In standard academese, my conference paper provided a rundown of various theories of reading. Embarking on Wuthering Heights and Jane Eyre, I again heard the siren song of research. I brought the Norton Critical Edition of each novel home from my campus office and intended to read their introductions and excerpts from scholarly sources. There the books sat, next to my desk, taunting me until I reminded myself of what I originally set out to do on that rainy October night when I reached for the Brontë volume: read the books inscribed and given to me by my parents for pure enjoyment, free of expectations. Another intention, though, was to follow any pathways that opened up as I read. So I resisted the Nortons but turned to Virginia Woolf’s 1916 essay “Jane Eyre and Wuthering Heights,” marveling as always at her gift for discerning the essence of a writer and her work. “[A]ll her force, and it is the more tremendous for being constricted, goes into the assertion, ‘I love’, ‘I hate’, ‘I suffer,’” she says of Charlotte. “She could free life from its dependence on facts,” she writes of Emily; “with a few touches indicate the spirit of a face so that it needs no body, by speaking of the moor make the wind blow and the thunder roar.”
Even Woolf is fallible, though. In her Atlantic article on the Brontës, Judith Shulevitz claims Woolf missed the mark when she stated in A Room of One’s Own that Charlotte Brontë compromised Jane Eyre by imbuing her eponymous character with anger concerning women’s circumscribed lot in life, for “if one reads [her pages] over and marks that jerk in them, that indignation,” Woolf writes,
one sees that she will never get her genius expressed whole and entire. Her books will be deformed and twisted. She will write in a rage where she should write calmy. She will write foolishly where she should write wisely. … How could she help but die young, cramped and thwarted? One could not but play for a moment with the thought of what might have happened if Charlotte Brontë had possessed say three hundred a year.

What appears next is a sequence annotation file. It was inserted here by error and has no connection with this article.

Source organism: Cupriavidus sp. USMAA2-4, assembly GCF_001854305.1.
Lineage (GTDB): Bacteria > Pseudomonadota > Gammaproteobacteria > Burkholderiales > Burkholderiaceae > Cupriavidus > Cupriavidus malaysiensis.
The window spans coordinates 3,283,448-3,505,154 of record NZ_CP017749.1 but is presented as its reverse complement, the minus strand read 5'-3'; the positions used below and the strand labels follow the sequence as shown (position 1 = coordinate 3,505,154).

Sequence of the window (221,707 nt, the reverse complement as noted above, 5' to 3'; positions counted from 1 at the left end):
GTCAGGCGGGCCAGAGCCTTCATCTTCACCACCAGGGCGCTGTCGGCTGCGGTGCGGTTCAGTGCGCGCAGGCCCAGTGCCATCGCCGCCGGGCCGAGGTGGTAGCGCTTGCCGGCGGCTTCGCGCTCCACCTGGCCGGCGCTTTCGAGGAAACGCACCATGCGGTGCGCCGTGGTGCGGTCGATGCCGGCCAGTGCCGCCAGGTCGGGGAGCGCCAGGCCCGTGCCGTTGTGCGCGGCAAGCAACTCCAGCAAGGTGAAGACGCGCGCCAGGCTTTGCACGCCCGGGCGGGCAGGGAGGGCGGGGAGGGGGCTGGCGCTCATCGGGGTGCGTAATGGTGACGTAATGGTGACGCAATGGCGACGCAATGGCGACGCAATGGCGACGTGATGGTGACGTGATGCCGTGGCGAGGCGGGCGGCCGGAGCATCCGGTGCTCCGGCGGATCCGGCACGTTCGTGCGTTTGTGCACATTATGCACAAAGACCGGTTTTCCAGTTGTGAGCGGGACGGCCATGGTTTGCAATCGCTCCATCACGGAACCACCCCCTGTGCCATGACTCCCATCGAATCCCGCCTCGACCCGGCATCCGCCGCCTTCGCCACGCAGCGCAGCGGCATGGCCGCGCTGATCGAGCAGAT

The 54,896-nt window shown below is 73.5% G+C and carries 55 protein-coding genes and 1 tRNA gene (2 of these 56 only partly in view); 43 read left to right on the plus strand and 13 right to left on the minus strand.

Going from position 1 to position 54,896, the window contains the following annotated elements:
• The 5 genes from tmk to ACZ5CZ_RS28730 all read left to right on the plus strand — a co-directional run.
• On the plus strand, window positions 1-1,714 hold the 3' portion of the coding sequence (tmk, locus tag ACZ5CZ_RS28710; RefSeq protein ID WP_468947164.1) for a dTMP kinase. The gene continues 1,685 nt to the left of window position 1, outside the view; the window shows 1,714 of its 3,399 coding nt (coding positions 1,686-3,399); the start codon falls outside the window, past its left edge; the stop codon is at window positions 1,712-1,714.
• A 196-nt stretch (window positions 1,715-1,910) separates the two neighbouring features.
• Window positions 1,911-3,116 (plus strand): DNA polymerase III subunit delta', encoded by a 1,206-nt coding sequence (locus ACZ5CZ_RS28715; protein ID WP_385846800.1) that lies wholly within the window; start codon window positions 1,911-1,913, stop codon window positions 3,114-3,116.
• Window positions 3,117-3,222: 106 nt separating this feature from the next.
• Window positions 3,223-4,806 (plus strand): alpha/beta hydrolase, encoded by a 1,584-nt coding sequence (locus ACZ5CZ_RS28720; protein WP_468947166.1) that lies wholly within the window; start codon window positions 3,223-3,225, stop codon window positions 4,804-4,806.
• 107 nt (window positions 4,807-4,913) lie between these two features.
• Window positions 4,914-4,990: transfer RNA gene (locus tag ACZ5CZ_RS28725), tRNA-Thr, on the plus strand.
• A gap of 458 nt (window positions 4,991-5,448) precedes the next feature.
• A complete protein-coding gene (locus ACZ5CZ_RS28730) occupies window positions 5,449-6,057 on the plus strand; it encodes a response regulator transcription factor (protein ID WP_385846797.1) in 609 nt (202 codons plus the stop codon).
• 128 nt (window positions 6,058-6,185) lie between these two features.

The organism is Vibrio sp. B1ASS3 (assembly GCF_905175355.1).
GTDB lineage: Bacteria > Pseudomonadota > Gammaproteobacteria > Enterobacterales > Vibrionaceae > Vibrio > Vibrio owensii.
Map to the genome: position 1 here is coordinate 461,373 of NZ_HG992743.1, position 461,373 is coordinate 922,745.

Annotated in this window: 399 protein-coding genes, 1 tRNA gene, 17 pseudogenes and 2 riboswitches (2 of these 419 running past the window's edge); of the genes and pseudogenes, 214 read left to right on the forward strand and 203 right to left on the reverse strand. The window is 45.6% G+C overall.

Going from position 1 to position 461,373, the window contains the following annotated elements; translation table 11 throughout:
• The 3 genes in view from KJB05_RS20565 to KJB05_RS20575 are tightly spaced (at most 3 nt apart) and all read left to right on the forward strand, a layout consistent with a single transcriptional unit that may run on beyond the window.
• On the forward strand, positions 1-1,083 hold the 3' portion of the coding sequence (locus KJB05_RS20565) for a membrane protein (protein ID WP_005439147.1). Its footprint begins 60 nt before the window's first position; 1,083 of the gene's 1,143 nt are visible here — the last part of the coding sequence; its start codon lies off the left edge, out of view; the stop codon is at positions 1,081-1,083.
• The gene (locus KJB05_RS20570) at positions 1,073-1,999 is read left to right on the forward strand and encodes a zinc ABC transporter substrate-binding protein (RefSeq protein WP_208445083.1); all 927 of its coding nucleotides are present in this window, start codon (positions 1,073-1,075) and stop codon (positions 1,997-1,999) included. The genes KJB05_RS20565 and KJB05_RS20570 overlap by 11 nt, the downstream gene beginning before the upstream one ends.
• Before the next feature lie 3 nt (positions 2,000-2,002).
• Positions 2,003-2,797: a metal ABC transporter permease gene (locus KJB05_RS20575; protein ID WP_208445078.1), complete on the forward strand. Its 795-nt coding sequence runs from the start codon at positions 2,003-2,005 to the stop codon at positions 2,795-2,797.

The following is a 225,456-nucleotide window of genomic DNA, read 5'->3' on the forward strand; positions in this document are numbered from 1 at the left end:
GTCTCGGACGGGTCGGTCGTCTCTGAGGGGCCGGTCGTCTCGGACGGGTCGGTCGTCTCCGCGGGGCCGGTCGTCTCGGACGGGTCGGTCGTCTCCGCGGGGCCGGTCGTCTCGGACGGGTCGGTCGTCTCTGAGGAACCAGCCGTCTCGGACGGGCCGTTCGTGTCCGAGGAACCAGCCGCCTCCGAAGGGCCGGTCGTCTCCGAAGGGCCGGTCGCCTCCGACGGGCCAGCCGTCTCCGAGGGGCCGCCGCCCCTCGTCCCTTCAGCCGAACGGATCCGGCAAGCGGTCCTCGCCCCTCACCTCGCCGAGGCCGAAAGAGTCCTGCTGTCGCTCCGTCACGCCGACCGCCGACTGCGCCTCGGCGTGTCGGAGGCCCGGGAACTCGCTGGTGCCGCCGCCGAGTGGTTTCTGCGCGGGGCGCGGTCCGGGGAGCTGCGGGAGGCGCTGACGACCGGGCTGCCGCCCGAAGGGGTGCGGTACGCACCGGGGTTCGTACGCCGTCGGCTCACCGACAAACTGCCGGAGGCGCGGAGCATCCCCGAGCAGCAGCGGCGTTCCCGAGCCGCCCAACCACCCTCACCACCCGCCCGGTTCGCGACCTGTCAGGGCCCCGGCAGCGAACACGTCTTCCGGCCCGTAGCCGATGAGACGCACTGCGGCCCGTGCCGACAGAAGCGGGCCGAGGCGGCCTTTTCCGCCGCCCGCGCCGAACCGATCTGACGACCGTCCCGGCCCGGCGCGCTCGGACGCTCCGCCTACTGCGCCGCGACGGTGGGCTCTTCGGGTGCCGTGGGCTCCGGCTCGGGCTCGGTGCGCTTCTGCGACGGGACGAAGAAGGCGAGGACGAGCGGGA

“But Woolf gets it exactly wrong,” Shulevitz states, and I have read enough by and about both Woolf and the Brontës to concur. “The sisters’ social and economic disadvantages didn’t hold them back. Charlotte and Emily explored—and exploited—the prison-house of gender with unprecedented clear-sightedness.” Their brief, ill-fated “forays into the marketplace of female labor gave them their best material,” Shulevitz asserts. Woolf would go on to express an altogether different stance on anger, deploying it to spectacular effect in her feminist, pacifist work, Three Guineas. Perhaps by that time she had changed her mind about anger in Jane Eyre as well.
Anne Carson’s “The Glass Essay” arose next in my mind, a remarkable poem/lyric essay in which Carson reflects on the end of a relationship, her efforts to recover, and her aging parents through the lens of Emily Brontë’s poetry and prose—though not without misgivings. “I fear I am turning into Emily Brontë,” Carson writes, “my lonely life around me like a moor, / my ungainly body stumping over the mud flats with a look of / transformation / that dies when I come in the kitchen door. / What meat is it, Emily, we need?” Although Emily’s biographers over the years have insisted on the “fact” of her unremarkable life, Carson senses something far more visceral at play. “The little raw soul was caught by no one,” she states. “She didn’t have friends, children, sex, religion, marriage, success, a / salary / or a fear of death . . . Yet her poetry from beginning to end is concerned with prisons, / . . . ‘What was this cage, invisible to us, / which she felt herself to be confined in,’” the critics ask. “Well,” Carson reflects, “there are many ways of being held prisoner.” She imagines possible sources of Emily’s anger and whether “anger could be a kind of vocation for some women.” How else explain the wrath of Heathcliff or the fury in some of her poetry?